Self-Flagellation Isn’t the Only Issue
But deeper than these problems in Boot’s self-portrait is what all of this identity politics talk reveals: a rejection of the ideals of justice, punishment, and individuality inaugurated by the Christian West. Identity politics and multiculturalism privilege group identity over individual identity. Calls for white people, who can be nothing but oppressors, to “check their privilege”—to own up to the sins of their ancestors (but never take credit for their accomplishments)—even as minorities, the pure and innocent oppressed, are valorized unceasingly fly right in the face of Judeo-Christian notions of guilt and responsibility.
The ancient Israelites knew it was wrong to punish a person for acts and systems created before their birth: “The person who sins shall die. A child shall not suffer for the iniquity of a parent, nor a parent suffer for the iniquity of a child; the righteousness of the righteous shall be his own, and the wickedness of the wicked shall be his own” (Ezekiel 18:20). Jesus echoed this same teaching in the New Testament when he healed a man born blind: “As he walked along, he saw a man blind from birth. His disciples asked him, ‘Rabbi, who sinned, this man or his parents, that he was born blind?’ Jesus answered, ‘Neither this man nor his parents sinned …’” (John 9:1-3a).
The tradition of the West is clear: We have duties to others to alleviate their suffering and to address certain systems which perpetuate sinful outcomes. But to browbeat persons for the “sin” of merely being born a certain race is deeply immoral and contrary to a genuine moral advance: We must be held directly accountable only for what we—not others, even our own ancestors—do and have done.
Social justice warriors—and now people like Boot, because he has chosen to make common cause with radical anti-Christian extremists—contribute to the moral deformation of our society; they advocate a genuinely retrograde moral vision that Christianity rightly consigned to the ash heap of history. The view of such people plausibly justifies all manner of evil. After all, if the world can be so easily and cleanly divided into sinners and saints, wicked oppressors and innocent oppressed, the bad and the good, then surely we’re justified in taking radical steps to cleanse villains—straight white men—from the earth. What could the once-upon-a-time popular hashtag #KillAllMen possibly mean, once one gets past its deplorable edginess-for-edginess’ sake?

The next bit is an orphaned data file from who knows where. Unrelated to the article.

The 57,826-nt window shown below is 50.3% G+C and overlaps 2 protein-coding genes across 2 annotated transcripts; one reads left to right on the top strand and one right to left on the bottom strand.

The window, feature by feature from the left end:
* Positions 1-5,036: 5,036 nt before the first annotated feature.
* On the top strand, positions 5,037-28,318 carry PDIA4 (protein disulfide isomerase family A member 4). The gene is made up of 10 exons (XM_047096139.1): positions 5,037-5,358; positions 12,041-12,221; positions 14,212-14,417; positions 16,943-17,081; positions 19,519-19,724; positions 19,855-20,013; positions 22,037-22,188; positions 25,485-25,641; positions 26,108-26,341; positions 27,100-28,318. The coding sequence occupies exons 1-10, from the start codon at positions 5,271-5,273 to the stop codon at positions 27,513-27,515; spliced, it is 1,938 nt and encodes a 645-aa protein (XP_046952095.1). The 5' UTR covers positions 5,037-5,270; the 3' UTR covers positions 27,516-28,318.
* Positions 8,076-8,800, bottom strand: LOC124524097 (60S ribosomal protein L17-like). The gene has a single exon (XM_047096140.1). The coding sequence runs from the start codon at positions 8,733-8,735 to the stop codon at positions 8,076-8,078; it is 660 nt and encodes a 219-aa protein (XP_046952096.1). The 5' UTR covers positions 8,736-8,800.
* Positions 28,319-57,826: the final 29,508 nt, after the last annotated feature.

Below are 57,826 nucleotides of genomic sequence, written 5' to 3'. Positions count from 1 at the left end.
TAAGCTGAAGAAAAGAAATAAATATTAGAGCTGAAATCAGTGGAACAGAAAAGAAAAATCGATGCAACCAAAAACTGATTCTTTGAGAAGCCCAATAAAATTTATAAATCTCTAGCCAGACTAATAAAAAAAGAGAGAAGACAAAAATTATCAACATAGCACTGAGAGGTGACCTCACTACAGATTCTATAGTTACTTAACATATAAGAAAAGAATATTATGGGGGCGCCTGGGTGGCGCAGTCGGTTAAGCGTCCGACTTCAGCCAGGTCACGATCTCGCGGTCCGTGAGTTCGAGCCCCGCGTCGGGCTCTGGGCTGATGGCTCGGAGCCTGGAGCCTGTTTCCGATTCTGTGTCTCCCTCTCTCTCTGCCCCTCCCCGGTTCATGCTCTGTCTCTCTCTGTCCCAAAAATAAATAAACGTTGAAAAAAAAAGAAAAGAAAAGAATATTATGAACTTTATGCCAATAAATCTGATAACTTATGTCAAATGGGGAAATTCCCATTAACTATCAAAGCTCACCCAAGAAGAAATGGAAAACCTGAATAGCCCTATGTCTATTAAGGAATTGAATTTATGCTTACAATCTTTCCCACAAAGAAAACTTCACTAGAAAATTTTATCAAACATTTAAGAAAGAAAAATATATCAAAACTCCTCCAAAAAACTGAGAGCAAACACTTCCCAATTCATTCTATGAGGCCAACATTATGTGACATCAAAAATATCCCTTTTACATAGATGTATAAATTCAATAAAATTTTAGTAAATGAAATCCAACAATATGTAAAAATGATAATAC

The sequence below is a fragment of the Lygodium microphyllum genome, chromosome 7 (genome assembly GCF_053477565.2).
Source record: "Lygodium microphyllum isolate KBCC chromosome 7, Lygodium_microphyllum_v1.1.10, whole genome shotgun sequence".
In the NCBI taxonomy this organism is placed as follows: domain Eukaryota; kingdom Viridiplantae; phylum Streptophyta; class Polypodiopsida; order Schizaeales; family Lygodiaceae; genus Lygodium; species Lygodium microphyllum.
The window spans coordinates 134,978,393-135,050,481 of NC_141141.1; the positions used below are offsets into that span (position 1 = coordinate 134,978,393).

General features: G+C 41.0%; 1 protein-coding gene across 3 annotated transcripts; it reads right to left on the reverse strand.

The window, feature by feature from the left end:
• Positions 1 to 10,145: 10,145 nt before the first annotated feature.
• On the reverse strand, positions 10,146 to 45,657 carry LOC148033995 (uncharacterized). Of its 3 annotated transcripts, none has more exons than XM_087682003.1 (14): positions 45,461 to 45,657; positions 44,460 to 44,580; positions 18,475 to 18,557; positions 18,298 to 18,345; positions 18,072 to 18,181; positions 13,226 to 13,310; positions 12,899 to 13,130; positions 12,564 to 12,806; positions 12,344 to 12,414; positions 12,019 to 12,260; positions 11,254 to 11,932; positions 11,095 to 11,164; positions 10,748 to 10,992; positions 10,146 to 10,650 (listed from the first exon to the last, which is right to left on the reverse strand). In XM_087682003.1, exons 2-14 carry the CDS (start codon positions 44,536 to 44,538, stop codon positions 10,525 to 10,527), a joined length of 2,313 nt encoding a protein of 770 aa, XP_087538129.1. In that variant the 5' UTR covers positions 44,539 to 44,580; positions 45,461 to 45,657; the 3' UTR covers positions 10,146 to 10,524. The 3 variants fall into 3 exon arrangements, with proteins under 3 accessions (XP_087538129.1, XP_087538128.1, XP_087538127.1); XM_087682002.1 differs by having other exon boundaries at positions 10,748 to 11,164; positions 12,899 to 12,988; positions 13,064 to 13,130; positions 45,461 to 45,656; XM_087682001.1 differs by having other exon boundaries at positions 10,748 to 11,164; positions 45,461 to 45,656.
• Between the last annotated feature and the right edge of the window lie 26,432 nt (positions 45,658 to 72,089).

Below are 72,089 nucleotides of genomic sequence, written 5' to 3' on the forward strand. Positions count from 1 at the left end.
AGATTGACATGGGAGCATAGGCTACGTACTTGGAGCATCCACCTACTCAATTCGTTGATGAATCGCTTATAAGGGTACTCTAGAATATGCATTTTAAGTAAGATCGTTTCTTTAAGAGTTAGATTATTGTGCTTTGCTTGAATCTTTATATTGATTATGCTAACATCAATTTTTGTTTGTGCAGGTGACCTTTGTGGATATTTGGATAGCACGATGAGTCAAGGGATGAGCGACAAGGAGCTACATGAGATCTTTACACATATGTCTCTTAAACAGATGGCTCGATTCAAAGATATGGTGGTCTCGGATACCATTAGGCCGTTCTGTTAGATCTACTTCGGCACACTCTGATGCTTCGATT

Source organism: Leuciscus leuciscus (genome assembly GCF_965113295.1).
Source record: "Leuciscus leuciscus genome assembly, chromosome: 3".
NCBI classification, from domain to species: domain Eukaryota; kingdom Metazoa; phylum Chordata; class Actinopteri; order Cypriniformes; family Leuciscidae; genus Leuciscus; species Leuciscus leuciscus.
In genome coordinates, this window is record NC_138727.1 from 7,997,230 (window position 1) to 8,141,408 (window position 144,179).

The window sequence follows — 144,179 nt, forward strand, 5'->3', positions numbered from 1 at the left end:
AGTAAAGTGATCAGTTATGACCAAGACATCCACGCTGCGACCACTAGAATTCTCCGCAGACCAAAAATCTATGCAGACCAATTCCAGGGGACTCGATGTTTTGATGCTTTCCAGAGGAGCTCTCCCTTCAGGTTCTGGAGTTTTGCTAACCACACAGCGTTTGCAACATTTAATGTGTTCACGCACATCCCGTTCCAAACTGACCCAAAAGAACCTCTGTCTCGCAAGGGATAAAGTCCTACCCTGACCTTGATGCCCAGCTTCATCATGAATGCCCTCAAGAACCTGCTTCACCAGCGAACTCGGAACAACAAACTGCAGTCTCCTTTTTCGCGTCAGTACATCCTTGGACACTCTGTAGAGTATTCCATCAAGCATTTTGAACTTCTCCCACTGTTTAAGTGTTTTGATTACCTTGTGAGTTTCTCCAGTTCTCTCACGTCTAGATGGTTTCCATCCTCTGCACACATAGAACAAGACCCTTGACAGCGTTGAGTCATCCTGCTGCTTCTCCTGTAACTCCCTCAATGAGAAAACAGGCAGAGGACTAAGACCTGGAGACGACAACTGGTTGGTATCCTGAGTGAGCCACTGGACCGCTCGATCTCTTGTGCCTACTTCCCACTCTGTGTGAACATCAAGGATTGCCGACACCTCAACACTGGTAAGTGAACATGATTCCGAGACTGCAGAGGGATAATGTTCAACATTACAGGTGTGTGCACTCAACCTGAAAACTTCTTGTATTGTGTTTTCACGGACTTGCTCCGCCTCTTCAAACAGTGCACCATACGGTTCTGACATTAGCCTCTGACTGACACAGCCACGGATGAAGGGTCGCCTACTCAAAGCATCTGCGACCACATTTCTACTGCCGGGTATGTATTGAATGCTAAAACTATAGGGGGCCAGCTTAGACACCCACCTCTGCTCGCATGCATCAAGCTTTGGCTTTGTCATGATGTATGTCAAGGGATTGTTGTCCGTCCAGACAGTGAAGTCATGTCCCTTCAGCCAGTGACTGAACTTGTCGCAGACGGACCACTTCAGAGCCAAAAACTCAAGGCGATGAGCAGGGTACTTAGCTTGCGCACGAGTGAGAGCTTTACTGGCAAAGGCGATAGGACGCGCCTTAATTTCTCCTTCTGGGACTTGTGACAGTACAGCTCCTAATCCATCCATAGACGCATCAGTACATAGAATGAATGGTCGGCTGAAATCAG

We must reject this backwards thinking, not because we yearn for directionless progress but because the lessons about punishment, guilt, proportionality, and justice gifted to us by Judaism and Christianity are exceedingly clear: It is immoral to view persons as merely undifferentiated blobs in a racial or ethnic or gendered mass and not as individuals; identity politics requires that we believe in “inherited intergenerational blood guilt,” a barbaric idea that unwitting stooges like Boot threaten to resurrect in their pridefulness and in a fit of pique—all because they cannot recognize how much the ground has shifted beneath their feet.
Returning to a world where collective guilt is the norm is beyond foolish. But flattering profiles by a magazine that will throw you and your fellow travelers to the wolves as soon as you’re no longer politically and rhetorically useful to savage a sitting president is the price of your integrity, eh, Boot?